#16 Meet Buffy

I’m joining Becky in her February Square Photo Challenge over at The Life of B. The rules of the challenge are simple: most photos must be square and fit the theme word Odd, referencing one of these definitions: different to what is usual or expected, or strange; a number of items, with one left over as a remainder when divided by two; happening or occurring infrequently and irregularly, or occasionally; separated from a usual pair or set and therefore out of place or mismatched. Look for #SquareOdds.

While we didn’t travel as much as usual in 2021, we were fortunate to enjoy several holidays in our home state of Queensland and one short trip over the border in New South Wales. Join me this month in a retrospective look at the very odd year of 2021. 

 Sarina QLD, May 2021

In 1935, 102 cane toads were introduced to Northern Australia by the sugar cane industry in an effort to control cane beetles. This attempt at biological control was a dismal failure, as the beetles live high in the leaves of the sugar cane and the toads live on the ground.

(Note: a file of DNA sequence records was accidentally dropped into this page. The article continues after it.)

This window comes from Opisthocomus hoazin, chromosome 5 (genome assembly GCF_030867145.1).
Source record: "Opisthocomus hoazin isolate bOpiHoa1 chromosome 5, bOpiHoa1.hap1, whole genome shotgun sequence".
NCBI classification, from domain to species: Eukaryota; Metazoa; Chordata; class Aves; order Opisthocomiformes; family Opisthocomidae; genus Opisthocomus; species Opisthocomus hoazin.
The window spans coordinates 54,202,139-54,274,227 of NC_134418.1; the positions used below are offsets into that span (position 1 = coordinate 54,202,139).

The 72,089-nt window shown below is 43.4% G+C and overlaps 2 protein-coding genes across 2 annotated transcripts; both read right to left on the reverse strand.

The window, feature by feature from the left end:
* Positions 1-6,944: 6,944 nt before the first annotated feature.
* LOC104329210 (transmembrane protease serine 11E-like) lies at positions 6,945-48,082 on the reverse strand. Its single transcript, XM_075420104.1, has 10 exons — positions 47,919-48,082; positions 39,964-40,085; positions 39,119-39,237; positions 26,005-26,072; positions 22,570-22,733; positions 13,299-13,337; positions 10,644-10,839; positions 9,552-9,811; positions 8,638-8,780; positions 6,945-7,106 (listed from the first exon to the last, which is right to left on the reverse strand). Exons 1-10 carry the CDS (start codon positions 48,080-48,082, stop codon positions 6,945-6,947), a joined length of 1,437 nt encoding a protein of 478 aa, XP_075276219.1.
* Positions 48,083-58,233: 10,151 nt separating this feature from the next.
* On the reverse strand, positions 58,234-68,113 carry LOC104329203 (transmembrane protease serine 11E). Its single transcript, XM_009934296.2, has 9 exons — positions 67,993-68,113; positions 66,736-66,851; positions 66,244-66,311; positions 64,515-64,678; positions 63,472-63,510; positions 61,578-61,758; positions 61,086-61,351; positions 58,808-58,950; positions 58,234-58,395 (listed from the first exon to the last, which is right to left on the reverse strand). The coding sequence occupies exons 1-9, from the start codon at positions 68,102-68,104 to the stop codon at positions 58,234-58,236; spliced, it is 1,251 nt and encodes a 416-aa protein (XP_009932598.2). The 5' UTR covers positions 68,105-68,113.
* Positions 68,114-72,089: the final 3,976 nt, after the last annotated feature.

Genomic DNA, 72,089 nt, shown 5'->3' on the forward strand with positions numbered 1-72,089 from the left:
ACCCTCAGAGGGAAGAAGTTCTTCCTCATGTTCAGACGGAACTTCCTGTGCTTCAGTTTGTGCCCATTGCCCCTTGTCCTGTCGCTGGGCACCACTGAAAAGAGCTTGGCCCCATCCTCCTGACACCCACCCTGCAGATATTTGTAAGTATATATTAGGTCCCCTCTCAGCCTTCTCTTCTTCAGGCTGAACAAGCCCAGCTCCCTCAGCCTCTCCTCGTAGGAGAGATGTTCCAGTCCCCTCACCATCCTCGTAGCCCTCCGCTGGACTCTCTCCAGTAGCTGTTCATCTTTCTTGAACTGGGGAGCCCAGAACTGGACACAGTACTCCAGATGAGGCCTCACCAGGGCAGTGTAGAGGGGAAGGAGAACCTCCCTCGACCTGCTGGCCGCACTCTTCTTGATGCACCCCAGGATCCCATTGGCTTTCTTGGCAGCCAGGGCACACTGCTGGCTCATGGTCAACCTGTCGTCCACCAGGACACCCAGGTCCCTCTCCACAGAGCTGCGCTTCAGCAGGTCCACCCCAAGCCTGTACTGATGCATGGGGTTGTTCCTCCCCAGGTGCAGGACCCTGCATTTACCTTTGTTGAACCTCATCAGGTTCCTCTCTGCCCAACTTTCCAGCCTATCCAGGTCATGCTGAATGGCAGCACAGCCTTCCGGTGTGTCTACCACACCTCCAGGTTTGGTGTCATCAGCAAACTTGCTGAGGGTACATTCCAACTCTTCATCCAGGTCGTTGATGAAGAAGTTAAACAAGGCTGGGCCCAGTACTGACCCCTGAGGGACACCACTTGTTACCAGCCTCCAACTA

As an imported species with no natural enemies, the toads quickly multiplied and became invasive pests. Today, it’s estimated there are up to 200 million toads across northern Australia. Sadly, they secrete a substance called bufotoxin which is lethal to any native animals coming in contact with it.

With all its negative publicity, it was surprising to find this giant sculpture of “Buffy” the cane toad in the main street of Sarina. The town is the centre of a large cane growing district and Buffy was originally constructed as part of the Sarina Sugar Festival in 1983.

This depiction of a cane toad is quite flattering – the real ones are very ugly.

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